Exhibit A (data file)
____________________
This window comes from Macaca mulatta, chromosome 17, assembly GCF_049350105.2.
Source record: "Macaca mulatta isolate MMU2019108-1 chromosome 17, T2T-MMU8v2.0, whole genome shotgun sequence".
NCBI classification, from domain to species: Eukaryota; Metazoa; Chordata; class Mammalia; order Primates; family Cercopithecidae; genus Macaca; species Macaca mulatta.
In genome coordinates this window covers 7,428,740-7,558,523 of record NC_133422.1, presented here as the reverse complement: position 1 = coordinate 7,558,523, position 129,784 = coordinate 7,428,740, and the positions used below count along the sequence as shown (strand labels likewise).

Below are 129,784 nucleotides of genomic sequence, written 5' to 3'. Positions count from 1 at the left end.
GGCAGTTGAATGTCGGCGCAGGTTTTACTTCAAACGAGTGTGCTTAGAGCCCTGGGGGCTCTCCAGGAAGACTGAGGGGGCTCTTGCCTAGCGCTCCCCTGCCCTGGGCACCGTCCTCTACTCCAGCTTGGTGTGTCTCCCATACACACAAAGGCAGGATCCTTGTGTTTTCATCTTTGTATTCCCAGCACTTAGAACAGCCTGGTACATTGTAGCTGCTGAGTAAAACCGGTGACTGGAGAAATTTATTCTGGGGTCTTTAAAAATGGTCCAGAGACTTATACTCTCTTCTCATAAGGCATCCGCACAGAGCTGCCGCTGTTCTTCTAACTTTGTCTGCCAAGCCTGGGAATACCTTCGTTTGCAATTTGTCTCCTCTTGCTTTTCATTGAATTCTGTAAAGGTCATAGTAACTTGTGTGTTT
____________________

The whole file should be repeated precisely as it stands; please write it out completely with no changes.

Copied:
This window comes from Macaca mulatta, chromosome 17, assembly GCF_049350105.2.
Source record: "Macaca mulatta isolate MMU2019108-1 chromosome 17, T2T-MMU8v2.0, whole genome shotgun sequence".
NCBI classification, from domain to species: Eukaryota; Metazoa; Chordata; class Mammalia; order Primates; family Cercopithecidae; genus Macaca; species Macaca mulatta.
In genome coordinates this window covers 7,428,740-7,558,523 of record NC_133422.1, presented here as the reverse complement: position 1 = coordinate 7,558,523, position 129,784 = coordinate 7,428,740, and the positions used below count along the sequence as shown (strand labels likewise).

Below are 129,784 nucleotides of genomic sequence, written 5' to 3'. Positions count from 1 at the left end.
GGCAGTTGAATGTCGGCGCAGGTTTTACTTCAAACGAGTGTGCTTAGAGCCCTGGGGGCTCTCCAGGAAGACTGAGGGGGCTCTTGCCTAGCGCTCCCCTGCCCTGGGCACCGTCCTCTACTCCAGCTTGGTGTGTCTCCCATACACACAAAGGCAGGATCCTTGTGTTTTCATCTTTGTATTCCCAGCACTTAGAACAGCCTGGTACATTGTAGCTGCTGAGTAAAACCGGTGACTGGAGAAATTTATTCTGGGGTCTTTAAAAATGGTCCAGAGACTTATACTCTCTTCTCATAAGGCATCCGCACAGAGCTGCCGCTGTTCTTCTAACTTTGTCTGCCAAGCCTGGGAATACCTTCGTTTGCAATTTGTCTCCTCTTGCTTTTCATTGAATTCTGTAAAGGTCATAGTAACTTGTGTGTTT